Stories of Resilience: Geoff Starling

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Remember that grief has a different look, feel, and timeline for everyone. Embrace yours and confront it with compassion.

My younger brother was murdered by a motorcycle gang for fighting back when they stole property from his custom car shop.”

On July 24, 2014, I was catching up with a colleague in her office when my phone rang. It showed that it was my mum calling which was strange because it was the middle of the night in Australia and she knew I was out of town. 

Although living in Calgary, I was in Oklahoma City attending a series of meetings as part of a new job – a dream job that she knew I was really excited about and wouldn’t interrupt unnecessarily. 

I excused myself and took the call in an empty room nearby. “Hi, mum, what’s going on?” 

My first thought was that something had happened to my dad. He had recently survived prostate cancer and was still in recovery. 

“Geoff, it’s your brother, Laurie.’ she starts. “He’s been killed.” 

My brain flinched. My vision flashed white. I collapsed to the floor in a pile, like a marionette who just had its strings cut. 

“He was shot dead in his truck leaving the shop”, she continued. 

I’m immobile. 

Speechless. 

“Mum…?” I pleaded, hoping it was all some kind of mistake. “Who shot him?… Why?”. 

They still didn’t know at this point. My dad and older brother were on their way to the police station for information and to identify the body.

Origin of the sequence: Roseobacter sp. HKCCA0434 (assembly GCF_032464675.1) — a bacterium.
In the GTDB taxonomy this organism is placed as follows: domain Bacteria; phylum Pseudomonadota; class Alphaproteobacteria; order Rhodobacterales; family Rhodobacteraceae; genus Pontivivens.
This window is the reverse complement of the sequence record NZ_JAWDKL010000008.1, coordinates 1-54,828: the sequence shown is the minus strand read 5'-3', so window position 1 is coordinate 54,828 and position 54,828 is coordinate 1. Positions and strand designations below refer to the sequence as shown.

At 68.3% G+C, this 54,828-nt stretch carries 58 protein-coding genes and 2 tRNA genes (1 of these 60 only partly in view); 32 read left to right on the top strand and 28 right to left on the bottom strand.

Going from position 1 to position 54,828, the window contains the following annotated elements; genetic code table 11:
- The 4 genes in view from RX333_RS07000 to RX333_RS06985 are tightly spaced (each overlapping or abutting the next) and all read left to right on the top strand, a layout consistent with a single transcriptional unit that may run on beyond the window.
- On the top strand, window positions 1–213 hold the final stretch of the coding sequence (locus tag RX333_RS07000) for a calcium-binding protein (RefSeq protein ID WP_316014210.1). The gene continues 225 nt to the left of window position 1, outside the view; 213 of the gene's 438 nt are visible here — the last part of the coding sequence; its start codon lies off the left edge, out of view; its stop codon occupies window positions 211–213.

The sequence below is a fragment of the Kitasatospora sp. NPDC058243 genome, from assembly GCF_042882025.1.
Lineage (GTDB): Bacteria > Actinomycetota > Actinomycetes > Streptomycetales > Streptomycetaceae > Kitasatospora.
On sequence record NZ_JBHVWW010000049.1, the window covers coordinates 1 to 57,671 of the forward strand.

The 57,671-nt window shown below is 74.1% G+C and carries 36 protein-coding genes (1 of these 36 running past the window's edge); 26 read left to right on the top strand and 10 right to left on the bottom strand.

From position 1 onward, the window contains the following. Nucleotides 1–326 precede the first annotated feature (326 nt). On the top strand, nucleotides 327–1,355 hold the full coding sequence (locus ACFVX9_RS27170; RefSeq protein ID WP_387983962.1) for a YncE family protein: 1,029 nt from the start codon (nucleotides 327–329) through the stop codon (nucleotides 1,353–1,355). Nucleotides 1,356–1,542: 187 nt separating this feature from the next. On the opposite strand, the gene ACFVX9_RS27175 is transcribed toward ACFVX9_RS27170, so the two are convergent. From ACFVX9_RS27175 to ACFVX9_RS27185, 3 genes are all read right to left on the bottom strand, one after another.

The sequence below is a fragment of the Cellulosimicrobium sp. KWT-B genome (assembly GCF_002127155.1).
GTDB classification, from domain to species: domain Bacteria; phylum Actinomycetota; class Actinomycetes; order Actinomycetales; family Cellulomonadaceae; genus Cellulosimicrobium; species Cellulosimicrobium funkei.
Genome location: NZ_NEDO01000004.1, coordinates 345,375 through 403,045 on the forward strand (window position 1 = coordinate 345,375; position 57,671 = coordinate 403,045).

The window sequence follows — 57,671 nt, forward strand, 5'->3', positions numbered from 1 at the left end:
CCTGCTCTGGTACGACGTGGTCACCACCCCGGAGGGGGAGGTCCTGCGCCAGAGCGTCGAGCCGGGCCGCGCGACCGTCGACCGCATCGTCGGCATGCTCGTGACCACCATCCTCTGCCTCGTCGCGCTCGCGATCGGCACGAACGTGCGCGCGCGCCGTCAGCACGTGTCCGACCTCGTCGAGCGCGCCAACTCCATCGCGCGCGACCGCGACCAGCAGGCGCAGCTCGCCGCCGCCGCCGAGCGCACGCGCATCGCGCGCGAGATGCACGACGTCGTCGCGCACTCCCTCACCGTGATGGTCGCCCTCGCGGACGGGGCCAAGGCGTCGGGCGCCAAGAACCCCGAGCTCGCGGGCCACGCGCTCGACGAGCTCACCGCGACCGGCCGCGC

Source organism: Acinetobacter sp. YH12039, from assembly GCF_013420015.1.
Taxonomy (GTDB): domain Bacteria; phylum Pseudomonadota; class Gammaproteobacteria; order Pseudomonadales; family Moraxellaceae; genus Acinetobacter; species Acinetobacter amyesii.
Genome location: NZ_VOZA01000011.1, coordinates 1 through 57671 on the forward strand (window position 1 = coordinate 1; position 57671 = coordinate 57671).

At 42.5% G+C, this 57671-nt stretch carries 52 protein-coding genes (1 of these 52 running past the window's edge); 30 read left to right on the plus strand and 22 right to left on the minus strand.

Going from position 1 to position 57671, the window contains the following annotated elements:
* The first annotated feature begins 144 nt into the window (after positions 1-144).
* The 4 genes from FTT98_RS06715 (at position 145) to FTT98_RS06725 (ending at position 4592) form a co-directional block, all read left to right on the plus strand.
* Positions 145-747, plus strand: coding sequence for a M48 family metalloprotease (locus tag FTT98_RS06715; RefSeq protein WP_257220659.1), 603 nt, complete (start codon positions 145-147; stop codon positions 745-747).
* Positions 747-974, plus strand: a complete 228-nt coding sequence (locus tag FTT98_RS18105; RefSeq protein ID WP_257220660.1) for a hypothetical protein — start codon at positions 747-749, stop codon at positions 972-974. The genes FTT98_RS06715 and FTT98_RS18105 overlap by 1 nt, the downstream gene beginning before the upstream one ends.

The call ended and my mind was racing. I text the one person I know will be nearby, my new director, Kip. ‘I need help. I just found out my brother was killed.”. 

I still have the text. He was by my side within minutes. We made our way out of the building and to the hotel where I was staying nearby. Once he was confident that I was safe in my room, he left to arrange an emergency flight back to Calgary.

The next time I picked up the phone was to call my wife. She was at home with our one and three-year-old. 

“Hi, love,” I said, “Can you find somewhere quiet so I can tell you something?” 

I shared as best I could that Kip would have me home that night. The next few hours saw me in a cab to the airport then sitting by a window watching other passengers’ planes leaving and arriving. All I wanted was to be home. Then the messages started flooding in…

The news of Laurie’s death hit the media immediately and was being reported as a ‘gang-related drive-by shooting’. Mercifully, my dad and older brother were interviewed alongside the local police chief almost immediately who upheld that there was zero evidence connecting Laurie to organised crime. 

In fact, they communicated that he was a pillar of the community who pushed back against crime. The media narrative began to shift but sure enough the gang element lingered and speculation around his involvement grew. 

‘Good people don’t just get shot in the street’, you know. Sadly, good people are killed by bad people every day. 

The ensuing investigation identified four suspects. The first was arrested three months later on another charge and subsequently linked to the murder; the second was arrested another three months after that; the third was never found and presumed deceased; and the fourth – and suspected orchestrator of the crime – remains at large due to insufficient evidence. 

The trial spanned more than two years with final verdicts delivered nearly three years after Laurie’s murder. This served our family with a three-year sentence before we could properly grieve alongside the lifetime punishment of losing our brother. He was a few months away from his 30th birthday. 

Our family banded together stronger than ever to endure the loss and navigate the trial. We leaned on our friends for support and met each oncoming challenge with the attitude of ‘whatever it takes.. Please remember that grief has a different look, feel, and timeline for everyone. Embrace yours and confront it with compassion. It will serve you in time. 

Are you ready to share your story of RESILIENCE? You can do that HERE.

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